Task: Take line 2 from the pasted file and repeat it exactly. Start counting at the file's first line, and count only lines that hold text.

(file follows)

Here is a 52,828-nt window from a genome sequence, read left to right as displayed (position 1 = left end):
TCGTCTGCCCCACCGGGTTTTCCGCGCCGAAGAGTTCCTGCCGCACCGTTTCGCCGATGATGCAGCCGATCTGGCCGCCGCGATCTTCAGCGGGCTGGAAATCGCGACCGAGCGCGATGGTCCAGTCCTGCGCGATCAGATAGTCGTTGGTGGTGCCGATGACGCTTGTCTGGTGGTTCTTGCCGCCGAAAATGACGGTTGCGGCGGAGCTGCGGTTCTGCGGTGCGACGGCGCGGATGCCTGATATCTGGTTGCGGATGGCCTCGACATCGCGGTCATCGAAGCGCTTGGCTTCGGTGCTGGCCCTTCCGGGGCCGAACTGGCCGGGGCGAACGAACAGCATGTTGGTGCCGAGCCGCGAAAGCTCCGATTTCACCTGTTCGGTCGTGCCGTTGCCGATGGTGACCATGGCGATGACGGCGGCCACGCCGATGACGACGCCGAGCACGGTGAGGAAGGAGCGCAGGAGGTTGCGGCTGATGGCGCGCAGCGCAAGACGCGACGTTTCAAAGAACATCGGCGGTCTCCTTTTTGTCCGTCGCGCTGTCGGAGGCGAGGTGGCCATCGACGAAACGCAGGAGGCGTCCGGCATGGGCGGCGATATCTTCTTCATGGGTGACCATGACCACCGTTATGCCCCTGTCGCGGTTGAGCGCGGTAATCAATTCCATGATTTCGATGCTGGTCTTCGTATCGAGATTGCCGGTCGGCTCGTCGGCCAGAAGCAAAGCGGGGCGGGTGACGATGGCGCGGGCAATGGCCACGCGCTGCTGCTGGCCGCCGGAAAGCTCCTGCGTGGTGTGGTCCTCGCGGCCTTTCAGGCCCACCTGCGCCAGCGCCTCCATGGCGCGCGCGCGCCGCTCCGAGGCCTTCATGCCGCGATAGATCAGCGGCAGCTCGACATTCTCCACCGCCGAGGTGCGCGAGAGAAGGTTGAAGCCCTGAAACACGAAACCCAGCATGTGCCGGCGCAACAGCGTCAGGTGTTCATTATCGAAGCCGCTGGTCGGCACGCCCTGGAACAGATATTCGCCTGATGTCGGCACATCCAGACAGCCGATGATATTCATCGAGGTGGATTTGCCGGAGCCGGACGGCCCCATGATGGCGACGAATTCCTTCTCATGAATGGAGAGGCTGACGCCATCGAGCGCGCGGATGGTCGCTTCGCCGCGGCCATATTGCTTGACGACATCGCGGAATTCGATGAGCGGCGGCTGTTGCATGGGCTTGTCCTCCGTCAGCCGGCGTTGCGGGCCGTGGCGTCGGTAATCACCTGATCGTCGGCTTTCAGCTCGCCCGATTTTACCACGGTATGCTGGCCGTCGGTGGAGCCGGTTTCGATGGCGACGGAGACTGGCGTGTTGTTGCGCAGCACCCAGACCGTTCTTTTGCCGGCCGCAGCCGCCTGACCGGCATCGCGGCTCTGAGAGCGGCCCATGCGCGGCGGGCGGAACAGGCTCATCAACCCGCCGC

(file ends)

TCGTCTGCCCCACCGGGTTTTCCGCGCCGAAGAGTTCCTGCCGCACCGTTTCGCCGATGATGCAGCCGATCTGGCCGCCGCGATCTTCAGCGGGCTGGAAATCGCGACCGAGCGCGATGGTCCAGTCCTGCGCGATCAGATAGTCGTTGGTGGTGCCGATGACGCTTGTCTGGTGGTTCTTGCCGCCGAAAATGACGGTTGCGGCGGAGCTGCGGTTCTGCGGTGCGACGGCGCGGATGCCTGATATCTGGTTGCGGATGGCCTCGACATCGCGGTCATCGAAGCGCTTGGCTTCGGTGCTGGCCCTTCCGGGGCCGAACTGGCCGGGGCGAACGAACAGCATGTTGGTGCCGAGCCGCGAAAGCTCCGATTTCACCTGTTCGGTCGTGCCGTTGCCGATGGTGACCATGGCGATGACGGCGGCCACGCCGATGACGACGCCGAGCACGGTGAGGAAGGAGCGCAGGAGGTTGCGGCTGATGGCGCGCAGCGCAAGACGCGACGTTTCAAAGAACATCGGCGGTCTCCTTTTTGTCCGTCGCGCTGTCGGAGGCGAGGTGGCCATCGACGAAACGCAGGAGGCGTCCGGCATGGGCGGCGATATCTTCTTCATGGGTGACCATGACCACCGTTATGCCCCTGTCGCGGTTGAGCGCGGTAATCAATTCCATGATTTCGATGCTGGTCTTCGTATCGAGATTGCCGGTCGGCTCGTCGGCCAGAAGCAAAGCGGGGCGGGTGACGATGGCGCGGGCAATGGCCACGCGCTGCTGCTGGCCGCCGGAAAGCTCCTGCGTGGTGTGGTCCTCGCGGCCTTTCAGGCCCACCTGCGCCAGCGCCTCCATGGCGCGCGCGCGCCGCTCCGAGGCCTTCATGCCGCGATAGATCAGCGGCAGCTCGACATTCTCCACCGCCGAGGTGCGCGAGAGAAGGTTGAAGCCCTGAAACACGAAACCCAGCATGTGCCGGCGCAACAGCGTCAGGTGTTCATTATCGAAGCCGCTGGTCGGCACGCCCTGGAACAGATATTCGCCTGATGTCGGCACATCCAGACAGCCGATGATATTCATCGAGGTGGATTTGCCGGAGCCGGACGGCCCCATGATGGCGACGAATTCCTTCTCATGAATGGAGAGGCTGACGCCATCGAGCGCGCGGATGGTCGCTTCGCCGCGGCCATATTGCTTGACGACATCGCGGAATTCGATGAGCGGCGGCTGTTGCATGGGCTTGTCCTCCGTCAGCCGGCGTTGCGGGCCGTGGCGTCGGTAATCACCTGATCGTCGGCTTTCAGCTCGCCCGATTTTACCACGGTATGCTGGCCGTCGGTGGAGCCGGTTTCGATGGCGACGGAGACTGGCGTGTTGTTGCGCAGCACCCAGACCGTTCTTTTGCCGGCCGCAGCCGCCTGACCGGCATCGCGGCTCTGAGAGCGGCCCATGCGCGGCGGGCGGAACAGGCTCATCAACCCGCCGC